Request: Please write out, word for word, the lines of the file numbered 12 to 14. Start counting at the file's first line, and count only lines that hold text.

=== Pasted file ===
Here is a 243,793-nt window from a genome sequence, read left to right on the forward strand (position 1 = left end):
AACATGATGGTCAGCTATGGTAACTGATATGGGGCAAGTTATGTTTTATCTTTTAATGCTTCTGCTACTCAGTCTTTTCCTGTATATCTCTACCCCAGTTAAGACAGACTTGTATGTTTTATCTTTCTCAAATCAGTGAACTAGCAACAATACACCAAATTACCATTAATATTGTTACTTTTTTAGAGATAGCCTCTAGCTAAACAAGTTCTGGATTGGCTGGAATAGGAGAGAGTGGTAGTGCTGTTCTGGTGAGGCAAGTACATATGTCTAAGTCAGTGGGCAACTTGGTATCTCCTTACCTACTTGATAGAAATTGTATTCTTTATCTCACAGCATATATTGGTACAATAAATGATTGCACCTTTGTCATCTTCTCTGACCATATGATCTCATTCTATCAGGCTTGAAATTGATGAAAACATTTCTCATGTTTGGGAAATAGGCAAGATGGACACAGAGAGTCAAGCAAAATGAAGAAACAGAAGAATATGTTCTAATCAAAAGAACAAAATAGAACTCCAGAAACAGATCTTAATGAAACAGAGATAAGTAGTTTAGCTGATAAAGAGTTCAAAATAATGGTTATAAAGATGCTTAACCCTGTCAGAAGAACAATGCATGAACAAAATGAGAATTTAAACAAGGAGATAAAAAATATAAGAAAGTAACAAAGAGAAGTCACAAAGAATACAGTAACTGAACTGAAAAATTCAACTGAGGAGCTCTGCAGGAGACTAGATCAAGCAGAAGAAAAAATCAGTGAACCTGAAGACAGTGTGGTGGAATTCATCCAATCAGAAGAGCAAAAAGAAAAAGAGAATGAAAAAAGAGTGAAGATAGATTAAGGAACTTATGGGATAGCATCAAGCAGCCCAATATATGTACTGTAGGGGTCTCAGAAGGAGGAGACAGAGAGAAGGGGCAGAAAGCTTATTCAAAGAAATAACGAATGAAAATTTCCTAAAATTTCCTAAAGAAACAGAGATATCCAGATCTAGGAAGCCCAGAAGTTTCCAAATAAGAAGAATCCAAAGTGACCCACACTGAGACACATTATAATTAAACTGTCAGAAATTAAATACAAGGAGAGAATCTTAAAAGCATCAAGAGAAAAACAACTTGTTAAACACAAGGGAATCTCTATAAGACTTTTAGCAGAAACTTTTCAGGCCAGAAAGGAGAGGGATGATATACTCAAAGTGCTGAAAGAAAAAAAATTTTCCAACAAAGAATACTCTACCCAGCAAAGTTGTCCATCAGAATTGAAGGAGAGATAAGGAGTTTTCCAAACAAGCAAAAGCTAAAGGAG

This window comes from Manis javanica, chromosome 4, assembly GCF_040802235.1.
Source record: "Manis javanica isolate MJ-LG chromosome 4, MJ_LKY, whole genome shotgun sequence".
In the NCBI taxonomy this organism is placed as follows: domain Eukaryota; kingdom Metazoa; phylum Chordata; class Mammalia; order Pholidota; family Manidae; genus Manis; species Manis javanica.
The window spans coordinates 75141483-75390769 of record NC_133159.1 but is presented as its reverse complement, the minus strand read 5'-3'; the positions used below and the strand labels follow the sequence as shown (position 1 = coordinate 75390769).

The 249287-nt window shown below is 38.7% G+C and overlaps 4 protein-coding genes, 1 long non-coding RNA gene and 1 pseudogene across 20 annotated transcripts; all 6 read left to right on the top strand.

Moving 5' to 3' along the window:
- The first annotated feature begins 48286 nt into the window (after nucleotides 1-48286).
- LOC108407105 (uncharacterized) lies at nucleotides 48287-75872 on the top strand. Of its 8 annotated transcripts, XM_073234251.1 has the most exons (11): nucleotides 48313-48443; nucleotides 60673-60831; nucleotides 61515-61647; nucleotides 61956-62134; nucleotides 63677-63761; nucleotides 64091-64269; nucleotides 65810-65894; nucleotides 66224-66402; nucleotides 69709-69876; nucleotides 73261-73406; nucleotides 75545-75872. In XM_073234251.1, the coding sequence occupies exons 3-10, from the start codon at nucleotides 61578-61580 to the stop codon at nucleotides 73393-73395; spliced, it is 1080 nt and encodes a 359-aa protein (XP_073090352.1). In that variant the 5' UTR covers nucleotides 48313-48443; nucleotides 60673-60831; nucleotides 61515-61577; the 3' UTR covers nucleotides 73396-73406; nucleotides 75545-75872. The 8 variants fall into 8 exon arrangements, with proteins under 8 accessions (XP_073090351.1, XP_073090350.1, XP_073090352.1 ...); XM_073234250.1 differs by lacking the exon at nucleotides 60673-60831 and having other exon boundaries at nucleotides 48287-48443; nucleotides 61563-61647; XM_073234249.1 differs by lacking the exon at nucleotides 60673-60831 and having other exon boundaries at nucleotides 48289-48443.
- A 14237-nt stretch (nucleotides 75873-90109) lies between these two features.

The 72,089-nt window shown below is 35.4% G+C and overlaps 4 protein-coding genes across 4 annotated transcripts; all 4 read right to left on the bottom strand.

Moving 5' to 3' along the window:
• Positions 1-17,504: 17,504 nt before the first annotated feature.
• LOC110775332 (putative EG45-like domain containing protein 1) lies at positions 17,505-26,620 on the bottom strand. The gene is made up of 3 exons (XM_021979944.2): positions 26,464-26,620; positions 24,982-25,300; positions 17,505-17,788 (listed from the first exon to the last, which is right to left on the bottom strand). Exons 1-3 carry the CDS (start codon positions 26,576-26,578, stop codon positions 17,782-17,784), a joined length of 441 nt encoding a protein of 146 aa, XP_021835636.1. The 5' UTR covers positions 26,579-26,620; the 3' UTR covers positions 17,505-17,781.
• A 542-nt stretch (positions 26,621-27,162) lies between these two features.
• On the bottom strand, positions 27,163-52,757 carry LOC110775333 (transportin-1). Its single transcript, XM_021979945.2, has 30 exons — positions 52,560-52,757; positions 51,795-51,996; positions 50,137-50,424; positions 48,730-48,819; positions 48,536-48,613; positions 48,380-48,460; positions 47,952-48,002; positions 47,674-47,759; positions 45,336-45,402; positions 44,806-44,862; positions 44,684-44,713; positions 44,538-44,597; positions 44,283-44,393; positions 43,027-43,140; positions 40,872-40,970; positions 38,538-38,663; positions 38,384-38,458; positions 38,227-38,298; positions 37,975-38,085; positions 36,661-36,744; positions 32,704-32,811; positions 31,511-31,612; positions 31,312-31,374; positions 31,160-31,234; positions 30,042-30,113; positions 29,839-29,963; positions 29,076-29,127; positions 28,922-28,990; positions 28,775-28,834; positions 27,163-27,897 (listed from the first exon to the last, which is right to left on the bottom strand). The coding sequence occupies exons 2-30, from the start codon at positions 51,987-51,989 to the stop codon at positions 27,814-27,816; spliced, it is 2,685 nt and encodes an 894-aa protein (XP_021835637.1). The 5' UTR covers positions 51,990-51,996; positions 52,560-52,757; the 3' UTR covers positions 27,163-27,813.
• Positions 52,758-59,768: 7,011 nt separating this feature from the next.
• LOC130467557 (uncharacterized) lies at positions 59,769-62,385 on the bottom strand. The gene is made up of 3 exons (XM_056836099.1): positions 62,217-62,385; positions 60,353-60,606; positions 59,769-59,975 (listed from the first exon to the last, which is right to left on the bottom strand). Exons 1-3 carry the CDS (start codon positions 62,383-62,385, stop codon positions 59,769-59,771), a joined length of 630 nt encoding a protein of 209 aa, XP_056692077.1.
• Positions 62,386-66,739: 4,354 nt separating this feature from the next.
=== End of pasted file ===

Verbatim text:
The 72,089-nt window shown below is 35.4% G+C and overlaps 4 protein-coding genes across 4 annotated transcripts; all 4 read right to left on the bottom strand.

Moving 5' to 3' along the window:
• Positions 1-17,504: 17,504 nt before the first annotated feature.